There is a very vicious epidemic occurring in America. Thousands upon thousands of people have been murdered in recent years as a result of gang violence. Our inner city urban communities are imploding at an alarming rate.
We as a society have failed to acknowledge and address this epidemic in ways that are conducive to finding realistic solutions. Of course, the behavioral patterns of inner city street gangs have been studied by various experts, but all of these professional opinions, however, have been written from an adverse and biased perspective, and have not resulted in accurately identifying and describing the source of the problem.
And while gang violence is considered to be an epidemic, it has not been evaluated and treated as an epidemic. Society views gang members as sociopaths who have chosen to live this nefarious criminal lifestyle. This has resulted in a one dimensional approach to a multidimensional problem.
Now America is the incarceration capital of the world, occupying 25% of the global prison population. Ironically, despite all of the alleged gang members that have been locked up, all of the prisons that have been built, and all of the laws that have been passed in an effort to curb gang violence, the problem has only gotten worse.
I believe the only way we as a society will ever be effective in one day curing this epidemic is if we first understand that gang violence is a symptom of what I consider to be an actual disease. Our communities have become infected with a malignant ideology, in which the senseless indiscriminate murder of my people by my people is part of a normal everyday way of life within our urban subcultures.
This malignant ideology now needs to be recognized by society as a disease. Then it needs to be viewed from an historical perspective, studied from a clinical perspective, treated from a psychological perspective, and cured from a sociological perspective.
My approach to this epidemic, however, is unique because it comes from someone who has suffered from this disease.
As an actual member of one of the largest and most notorious gangs in South Central Los Angeles, I was completely indoctrinated with this malignant ideology at a very early age in an environment saturated with fear, hate, ignorance, confusion, greed, envy, crime, violence, drugs, and alcohol.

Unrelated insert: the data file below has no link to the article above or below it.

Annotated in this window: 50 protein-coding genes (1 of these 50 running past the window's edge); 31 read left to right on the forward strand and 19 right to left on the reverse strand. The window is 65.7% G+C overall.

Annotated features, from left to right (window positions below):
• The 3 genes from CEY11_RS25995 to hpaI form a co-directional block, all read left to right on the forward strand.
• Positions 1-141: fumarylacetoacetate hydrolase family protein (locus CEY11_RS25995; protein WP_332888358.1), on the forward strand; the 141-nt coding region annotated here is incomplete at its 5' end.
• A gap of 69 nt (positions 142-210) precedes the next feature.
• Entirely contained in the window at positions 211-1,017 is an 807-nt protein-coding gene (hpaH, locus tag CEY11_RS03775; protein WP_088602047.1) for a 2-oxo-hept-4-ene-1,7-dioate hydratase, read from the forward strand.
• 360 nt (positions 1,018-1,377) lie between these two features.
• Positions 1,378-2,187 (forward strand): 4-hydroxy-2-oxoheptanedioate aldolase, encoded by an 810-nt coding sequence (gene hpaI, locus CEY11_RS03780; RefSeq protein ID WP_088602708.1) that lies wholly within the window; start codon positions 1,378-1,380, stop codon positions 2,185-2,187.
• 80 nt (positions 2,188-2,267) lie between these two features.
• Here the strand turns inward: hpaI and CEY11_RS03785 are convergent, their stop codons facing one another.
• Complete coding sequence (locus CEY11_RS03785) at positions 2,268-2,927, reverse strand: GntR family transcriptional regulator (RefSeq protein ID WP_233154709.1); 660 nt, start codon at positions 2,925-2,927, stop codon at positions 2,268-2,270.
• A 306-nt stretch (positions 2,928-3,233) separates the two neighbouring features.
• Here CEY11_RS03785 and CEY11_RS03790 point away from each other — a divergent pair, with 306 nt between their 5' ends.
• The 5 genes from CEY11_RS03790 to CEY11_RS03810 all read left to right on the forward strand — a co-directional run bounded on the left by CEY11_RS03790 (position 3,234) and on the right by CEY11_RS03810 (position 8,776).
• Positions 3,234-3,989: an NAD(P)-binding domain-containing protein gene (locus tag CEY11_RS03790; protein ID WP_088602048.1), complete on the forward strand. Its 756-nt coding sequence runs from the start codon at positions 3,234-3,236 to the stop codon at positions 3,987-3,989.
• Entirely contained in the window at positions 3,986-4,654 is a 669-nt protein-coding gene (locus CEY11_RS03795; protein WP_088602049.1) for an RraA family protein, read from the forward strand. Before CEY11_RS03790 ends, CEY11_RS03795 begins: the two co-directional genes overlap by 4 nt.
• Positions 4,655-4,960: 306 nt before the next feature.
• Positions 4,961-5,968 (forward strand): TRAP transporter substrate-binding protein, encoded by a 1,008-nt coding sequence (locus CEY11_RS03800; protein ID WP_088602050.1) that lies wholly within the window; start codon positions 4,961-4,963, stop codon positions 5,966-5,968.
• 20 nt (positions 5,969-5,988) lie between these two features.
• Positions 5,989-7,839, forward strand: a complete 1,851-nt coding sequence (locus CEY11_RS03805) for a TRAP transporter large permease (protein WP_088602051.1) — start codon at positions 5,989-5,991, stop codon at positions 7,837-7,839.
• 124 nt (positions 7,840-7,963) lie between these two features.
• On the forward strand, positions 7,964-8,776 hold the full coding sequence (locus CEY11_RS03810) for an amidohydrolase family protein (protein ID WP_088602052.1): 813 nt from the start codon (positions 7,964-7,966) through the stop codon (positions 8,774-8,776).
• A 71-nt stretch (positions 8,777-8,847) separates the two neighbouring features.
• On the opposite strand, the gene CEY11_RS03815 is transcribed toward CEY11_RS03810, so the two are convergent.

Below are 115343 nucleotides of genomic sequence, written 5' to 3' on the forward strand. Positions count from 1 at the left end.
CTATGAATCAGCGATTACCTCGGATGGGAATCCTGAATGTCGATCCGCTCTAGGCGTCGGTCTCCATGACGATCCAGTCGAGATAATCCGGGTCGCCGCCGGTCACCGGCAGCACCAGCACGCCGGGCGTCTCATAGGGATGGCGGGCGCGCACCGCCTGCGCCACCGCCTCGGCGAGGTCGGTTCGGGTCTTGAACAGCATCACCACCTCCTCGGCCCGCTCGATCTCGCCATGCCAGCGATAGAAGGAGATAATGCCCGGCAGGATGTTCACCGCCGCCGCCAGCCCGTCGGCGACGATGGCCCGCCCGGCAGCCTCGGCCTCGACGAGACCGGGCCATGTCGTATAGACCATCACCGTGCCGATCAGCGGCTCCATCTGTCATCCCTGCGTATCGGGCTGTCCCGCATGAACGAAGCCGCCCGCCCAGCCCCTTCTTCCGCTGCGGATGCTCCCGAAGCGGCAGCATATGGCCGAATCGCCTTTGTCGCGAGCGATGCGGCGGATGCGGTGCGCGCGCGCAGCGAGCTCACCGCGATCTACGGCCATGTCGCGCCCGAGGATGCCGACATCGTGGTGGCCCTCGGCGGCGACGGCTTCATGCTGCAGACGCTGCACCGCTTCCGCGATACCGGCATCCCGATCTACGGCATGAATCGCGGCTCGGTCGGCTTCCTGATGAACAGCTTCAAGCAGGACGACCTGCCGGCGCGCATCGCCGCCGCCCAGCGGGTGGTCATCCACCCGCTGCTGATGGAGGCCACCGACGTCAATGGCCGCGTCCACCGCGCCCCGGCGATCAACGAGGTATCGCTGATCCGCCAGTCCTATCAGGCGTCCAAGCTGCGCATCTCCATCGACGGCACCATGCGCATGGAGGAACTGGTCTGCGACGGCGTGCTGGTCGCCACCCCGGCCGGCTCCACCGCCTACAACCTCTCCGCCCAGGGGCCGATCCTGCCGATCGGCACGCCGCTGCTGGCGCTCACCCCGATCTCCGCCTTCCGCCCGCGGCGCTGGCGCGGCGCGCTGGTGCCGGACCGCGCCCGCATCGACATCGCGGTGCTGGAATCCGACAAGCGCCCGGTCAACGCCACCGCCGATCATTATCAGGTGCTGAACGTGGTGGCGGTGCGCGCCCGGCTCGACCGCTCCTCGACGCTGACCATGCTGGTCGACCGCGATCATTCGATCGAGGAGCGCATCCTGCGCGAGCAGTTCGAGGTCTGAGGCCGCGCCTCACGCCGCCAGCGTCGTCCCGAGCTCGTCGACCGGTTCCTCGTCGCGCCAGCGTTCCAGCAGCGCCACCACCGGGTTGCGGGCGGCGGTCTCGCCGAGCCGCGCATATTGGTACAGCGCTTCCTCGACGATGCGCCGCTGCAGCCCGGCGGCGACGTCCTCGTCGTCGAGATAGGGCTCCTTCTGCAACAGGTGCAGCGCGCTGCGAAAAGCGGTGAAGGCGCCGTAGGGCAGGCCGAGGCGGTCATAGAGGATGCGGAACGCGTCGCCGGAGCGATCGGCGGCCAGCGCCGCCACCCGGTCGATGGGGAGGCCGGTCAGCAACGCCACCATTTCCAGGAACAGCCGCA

Along with just about every other combustible element one can imagine, I have the most objective and informed understanding of what caused this malignant ideology, and what needs to be done to cure it.
I began writing my book, The Malignant Ideology in 2008 while incarcerated at Calipatria State Prison. In 2010, I was sent to the administrative segregation unit for nearly a year, where I had all the time in the world to focus on completing my book.
As part of my book, I had to come up with an art design for the cover. I came up with an image depicting two brain surgeons operating on a distraught gang member to remove the malignant tumor from his brain so as to cure him from his socio-psychological disorder, as he is obviously overwhelmed with the guilt of a lifestyle that perpetuates the mass senseless murders of his own people. As a Black men, we all descend from Africa where tribal warfare is as common as tribal warfare among gang members. So being that our rivalries are rooted in African tribalism, I decided to depict my image within the continent of Africa.
As it happens, my neighbor in the hole at the time was an extremely gifted artist, and I commissioned him to draw this image for me from a basic sketch I had drawn myself. His name is Sparky from El Monte Flores, and I owe a debt of gratitude to him for perfectly capturing the image I wished to convey. Even after he was moved to another section of the hole out of my reach, he was able to figure a creative way to send the completed image to me. He had it sent within a carbon copy of a medical slip that he gave to a female guard to smuggle to me.
The art department at Xlibris, where I self published my book, then transformed this image to the colored depiction you now see.
Disclaimer: The views in this article are those of the author. Prison Journalism Project has verified the writer’s identity and basic facts such as the names of institutions mentioned.